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Standards for health services in Australian prisons

Criterion 3.2.3 Training of administrative staff

The administrative staff in our health service participate in training.


A. Our administrative staff can describe training undertaken within the past 3 years that is relevant to their role in our health service (interview).

B. There is evidence that our administrative staff have undertaken training within the past 3 years that is relevant to their role in our health service (document review).

C. Our administrative staff have undertaken training in CPR at least every 3 years (interview, document review).


Administrative staff of the health service (such as receptionists and health service managers who do not provide clinical care) also need training to be successful in their roles. This may include formal training (eg. a computer course, training in the use of software programs, training in first aid, management, medical terminology, medical reception, cross cultural training) or on-the-job training provided by staff in the health service (eg. making appointments, recognising urgent situations, confidentiality requirements, familiarisation with the policy and procedures manual). Where health services work collaboratively with the relevant government department, the health service staff may wish to invite prison staff to attend relevant training provided by the health service to support the health status of prisoners.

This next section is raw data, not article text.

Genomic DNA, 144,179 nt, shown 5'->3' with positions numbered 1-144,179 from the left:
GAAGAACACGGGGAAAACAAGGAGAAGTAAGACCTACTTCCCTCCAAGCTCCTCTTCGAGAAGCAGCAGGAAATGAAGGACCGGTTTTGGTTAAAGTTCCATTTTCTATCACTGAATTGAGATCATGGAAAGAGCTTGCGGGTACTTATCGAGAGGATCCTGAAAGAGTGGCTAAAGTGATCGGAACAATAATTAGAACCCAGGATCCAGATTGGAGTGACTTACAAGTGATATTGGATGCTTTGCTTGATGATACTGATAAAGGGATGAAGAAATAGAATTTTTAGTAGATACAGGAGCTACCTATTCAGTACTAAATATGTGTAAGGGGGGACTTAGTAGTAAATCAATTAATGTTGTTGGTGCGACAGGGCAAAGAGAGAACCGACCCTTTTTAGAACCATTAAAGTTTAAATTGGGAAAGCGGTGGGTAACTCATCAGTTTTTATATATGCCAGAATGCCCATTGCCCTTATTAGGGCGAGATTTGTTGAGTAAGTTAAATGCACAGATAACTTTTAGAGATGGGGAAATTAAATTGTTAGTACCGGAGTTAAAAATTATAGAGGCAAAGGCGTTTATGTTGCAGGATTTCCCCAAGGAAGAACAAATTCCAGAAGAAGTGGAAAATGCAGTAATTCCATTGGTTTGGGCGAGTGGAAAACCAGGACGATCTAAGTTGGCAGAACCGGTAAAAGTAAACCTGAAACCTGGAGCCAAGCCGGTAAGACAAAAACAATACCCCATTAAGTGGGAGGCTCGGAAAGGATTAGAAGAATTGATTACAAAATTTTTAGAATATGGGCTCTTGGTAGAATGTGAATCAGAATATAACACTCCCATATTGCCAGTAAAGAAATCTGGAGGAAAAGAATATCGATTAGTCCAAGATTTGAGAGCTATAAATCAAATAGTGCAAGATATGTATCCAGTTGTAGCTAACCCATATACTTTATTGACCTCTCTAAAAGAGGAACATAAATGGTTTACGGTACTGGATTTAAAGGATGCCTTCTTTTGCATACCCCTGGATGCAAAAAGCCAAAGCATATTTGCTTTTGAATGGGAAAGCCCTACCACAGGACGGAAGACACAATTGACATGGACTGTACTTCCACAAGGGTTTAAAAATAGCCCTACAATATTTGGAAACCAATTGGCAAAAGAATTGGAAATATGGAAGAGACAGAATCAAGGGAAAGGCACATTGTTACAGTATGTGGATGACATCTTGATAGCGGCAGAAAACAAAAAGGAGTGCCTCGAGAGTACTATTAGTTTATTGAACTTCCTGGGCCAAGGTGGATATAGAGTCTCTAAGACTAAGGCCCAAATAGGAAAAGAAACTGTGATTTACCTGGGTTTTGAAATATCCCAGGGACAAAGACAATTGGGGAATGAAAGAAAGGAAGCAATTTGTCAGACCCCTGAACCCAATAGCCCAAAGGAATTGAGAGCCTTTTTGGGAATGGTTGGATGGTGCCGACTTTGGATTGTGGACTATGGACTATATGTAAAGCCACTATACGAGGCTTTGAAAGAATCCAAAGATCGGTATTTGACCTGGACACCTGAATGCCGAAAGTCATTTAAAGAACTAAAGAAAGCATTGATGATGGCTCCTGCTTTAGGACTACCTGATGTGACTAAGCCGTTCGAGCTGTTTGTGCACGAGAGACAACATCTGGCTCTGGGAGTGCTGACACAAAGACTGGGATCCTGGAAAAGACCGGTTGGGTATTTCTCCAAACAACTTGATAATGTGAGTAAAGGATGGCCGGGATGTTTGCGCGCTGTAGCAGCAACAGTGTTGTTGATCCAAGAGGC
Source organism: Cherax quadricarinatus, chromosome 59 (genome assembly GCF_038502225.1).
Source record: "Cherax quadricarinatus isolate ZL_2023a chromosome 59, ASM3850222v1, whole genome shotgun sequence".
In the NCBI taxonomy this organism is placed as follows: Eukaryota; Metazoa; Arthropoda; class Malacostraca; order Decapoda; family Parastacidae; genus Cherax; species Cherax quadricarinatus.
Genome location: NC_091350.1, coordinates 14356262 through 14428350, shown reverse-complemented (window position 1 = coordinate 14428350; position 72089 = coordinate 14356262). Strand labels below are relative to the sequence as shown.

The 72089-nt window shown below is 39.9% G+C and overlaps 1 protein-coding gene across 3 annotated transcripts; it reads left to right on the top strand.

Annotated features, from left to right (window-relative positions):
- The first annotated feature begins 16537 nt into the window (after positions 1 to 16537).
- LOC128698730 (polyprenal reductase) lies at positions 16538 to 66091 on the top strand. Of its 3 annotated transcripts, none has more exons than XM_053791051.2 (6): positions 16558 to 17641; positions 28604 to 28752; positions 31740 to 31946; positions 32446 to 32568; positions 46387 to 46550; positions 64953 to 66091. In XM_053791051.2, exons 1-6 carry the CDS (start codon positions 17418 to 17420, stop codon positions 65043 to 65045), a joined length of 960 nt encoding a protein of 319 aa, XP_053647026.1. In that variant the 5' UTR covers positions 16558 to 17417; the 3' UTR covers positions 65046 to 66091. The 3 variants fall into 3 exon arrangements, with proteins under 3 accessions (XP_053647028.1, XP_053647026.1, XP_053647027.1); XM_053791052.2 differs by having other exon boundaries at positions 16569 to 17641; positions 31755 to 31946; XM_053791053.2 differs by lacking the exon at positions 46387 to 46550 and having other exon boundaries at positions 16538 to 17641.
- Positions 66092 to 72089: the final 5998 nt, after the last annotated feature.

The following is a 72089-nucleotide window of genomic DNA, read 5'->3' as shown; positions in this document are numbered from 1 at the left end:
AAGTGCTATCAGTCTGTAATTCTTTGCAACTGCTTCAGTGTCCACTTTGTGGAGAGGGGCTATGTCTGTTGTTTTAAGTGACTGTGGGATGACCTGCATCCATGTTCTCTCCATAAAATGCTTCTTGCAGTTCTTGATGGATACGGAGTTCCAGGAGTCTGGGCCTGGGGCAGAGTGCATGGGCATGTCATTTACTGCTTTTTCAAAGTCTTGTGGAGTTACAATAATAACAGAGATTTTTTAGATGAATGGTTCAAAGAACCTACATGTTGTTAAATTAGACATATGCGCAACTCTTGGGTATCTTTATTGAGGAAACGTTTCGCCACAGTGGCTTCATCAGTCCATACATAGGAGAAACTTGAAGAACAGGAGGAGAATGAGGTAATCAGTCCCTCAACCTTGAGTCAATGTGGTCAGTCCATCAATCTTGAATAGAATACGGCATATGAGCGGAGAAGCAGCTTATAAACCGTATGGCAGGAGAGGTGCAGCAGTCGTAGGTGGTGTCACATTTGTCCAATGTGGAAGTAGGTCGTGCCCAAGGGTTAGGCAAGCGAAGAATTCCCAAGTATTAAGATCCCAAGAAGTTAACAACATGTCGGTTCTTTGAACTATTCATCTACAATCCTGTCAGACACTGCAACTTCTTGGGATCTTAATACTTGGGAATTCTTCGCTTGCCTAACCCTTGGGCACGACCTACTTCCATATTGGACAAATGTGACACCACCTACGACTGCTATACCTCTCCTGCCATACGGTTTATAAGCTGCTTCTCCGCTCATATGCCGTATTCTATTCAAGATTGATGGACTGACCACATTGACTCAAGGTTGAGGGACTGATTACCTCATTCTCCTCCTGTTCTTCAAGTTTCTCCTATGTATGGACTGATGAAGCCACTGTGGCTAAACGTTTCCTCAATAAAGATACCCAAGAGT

The RACGP supports cardiopulmonary resuscitation (CPR) training for all members of the community because this has been shown to improve patient outcomes. The RACGP recognises that CPR skills are used infrequently and there is evidence that these skills diminish without use. Although Indicator C does not mandate CPR training more frequently than 3 yearly, many general practice professionals believe CPR training should be conducted on a more frequent basis, preferably annually.

The nature of incarceration means that patients have restricted ability to directly contact and use mainstream primary health and emergency services. As a consequence of this restriction, health services in prisons need to have appropriate equipment for emergency care and resuscitation including an automated external defibrillator. Administrative staff should be trained in resuscitation techniques (CPR) and the use of the automated external defibrillator.

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